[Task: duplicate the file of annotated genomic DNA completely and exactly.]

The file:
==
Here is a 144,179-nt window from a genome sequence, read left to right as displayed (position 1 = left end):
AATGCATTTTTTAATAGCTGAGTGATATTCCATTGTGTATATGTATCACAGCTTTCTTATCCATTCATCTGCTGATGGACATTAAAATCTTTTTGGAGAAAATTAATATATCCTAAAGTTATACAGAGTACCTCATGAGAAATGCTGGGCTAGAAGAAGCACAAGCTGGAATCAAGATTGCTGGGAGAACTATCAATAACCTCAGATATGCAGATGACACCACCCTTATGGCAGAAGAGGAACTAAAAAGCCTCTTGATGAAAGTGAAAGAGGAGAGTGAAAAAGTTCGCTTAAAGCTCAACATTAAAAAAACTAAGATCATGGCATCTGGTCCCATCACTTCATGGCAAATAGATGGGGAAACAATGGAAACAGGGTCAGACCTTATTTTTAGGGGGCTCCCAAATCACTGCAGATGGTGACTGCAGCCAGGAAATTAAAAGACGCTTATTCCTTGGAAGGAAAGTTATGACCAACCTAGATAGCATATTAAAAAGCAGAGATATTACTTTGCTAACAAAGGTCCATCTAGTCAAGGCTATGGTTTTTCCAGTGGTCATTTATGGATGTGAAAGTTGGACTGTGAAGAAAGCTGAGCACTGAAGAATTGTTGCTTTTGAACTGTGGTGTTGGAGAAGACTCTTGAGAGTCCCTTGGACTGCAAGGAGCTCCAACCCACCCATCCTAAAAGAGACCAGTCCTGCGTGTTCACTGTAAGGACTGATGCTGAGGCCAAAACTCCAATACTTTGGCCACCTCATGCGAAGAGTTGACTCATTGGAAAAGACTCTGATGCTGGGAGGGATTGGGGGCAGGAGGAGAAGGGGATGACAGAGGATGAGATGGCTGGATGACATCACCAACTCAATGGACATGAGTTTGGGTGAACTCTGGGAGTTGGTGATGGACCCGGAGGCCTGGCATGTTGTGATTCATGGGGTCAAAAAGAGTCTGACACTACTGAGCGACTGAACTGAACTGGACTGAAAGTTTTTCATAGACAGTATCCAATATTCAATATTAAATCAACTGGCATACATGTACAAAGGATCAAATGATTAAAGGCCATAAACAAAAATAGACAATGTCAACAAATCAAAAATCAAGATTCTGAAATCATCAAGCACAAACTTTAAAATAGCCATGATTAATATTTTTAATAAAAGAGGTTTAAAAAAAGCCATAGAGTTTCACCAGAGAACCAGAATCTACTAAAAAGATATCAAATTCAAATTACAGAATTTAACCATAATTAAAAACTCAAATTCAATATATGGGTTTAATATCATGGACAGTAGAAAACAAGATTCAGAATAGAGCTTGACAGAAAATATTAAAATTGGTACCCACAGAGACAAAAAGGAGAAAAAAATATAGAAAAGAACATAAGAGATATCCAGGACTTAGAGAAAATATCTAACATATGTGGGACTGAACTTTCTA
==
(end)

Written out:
Here is a 144,179-nt window from a genome sequence, read left to right as displayed (position 1 = left end):
AATGCATTTTTTAATAGCTGAGTGATATTCCATTGTGTATATGTATCACAGCTTTCTTATCCATTCATCTGCTGATGGACATTAAAATCTTTTTGGAGAAAATTAATATATCCTAAAGTTATACAGAGTACCTCATGAGAAATGCTGGGCTAGAAGAAGCACAAGCTGGAATCAAGATTGCTGGGAGAACTATCAATAACCTCAGATATGCAGATGACACCACCCTTATGGCAGAAGAGGAACTAAAAAGCCTCTTGATGAAAGTGAAAGAGGAGAGTGAAAAAGTTCGCTTAAAGCTCAACATTAAAAAAACTAAGATCATGGCATCTGGTCCCATCACTTCATGGCAAATAGATGGGGAAACAATGGAAACAGGGTCAGACCTTATTTTTAGGGGGCTCCCAAATCACTGCAGATGGTGACTGCAGCCAGGAAATTAAAAGACGCTTATTCCTTGGAAGGAAAGTTATGACCAACCTAGATAGCATATTAAAAAGCAGAGATATTACTTTGCTAACAAAGGTCCATCTAGTCAAGGCTATGGTTTTTCCAGTGGTCATTTATGGATGTGAAAGTTGGACTGTGAAGAAAGCTGAGCACTGAAGAATTGTTGCTTTTGAACTGTGGTGTTGGAGAAGACTCTTGAGAGTCCCTTGGACTGCAAGGAGCTCCAACCCACCCATCCTAAAAGAGACCAGTCCTGCGTGTTCACTGTAAGGACTGATGCTGAGGCCAAAACTCCAATACTTTGGCCACCTCATGCGAAGAGTTGACTCATTGGAAAAGACTCTGATGCTGGGAGGGATTGGGGGCAGGAGGAGAAGGGGATGACAGAGGATGAGATGGCTGGATGACATCACCAACTCAATGGACATGAGTTTGGGTGAACTCTGGGAGTTGGTGATGGACCCGGAGGCCTGGCATGTTGTGATTCATGGGGTCAAAAAGAGTCTGACACTACTGAGCGACTGAACTGAACTGGACTGAAAGTTTTTCATAGACAGTATCCAATATTCAATATTAAATCAACTGGCATACATGTACAAAGGATCAAATGATTAAAGGCCATAAACAAAAATAGACAATGTCAACAAATCAAAAATCAAGATTCTGAAATCATCAAGCACAAACTTTAAAATAGCCATGATTAATATTTTTAATAAAAGAGGTTTAAAAAAAGCCATAGAGTTTCACCAGAGAACCAGAATCTACTAAAAAGATATCAAATTCAAATTACAGAATTTAACCATAATTAAAAACTCAAATTCAATATATGGGTTTAATATCATGGACAGTAGAAAACAAGATTCAGAATAGAGCTTGACAGAAAATATTAAAATTGGTACCCACAGAGACAAAAAGGAGAAAAAAATATAGAAAAGAACATAAGAGATATCCAGGACTTAGAGAAAATATCTAACATATGTGGGACTGAACTTTCTA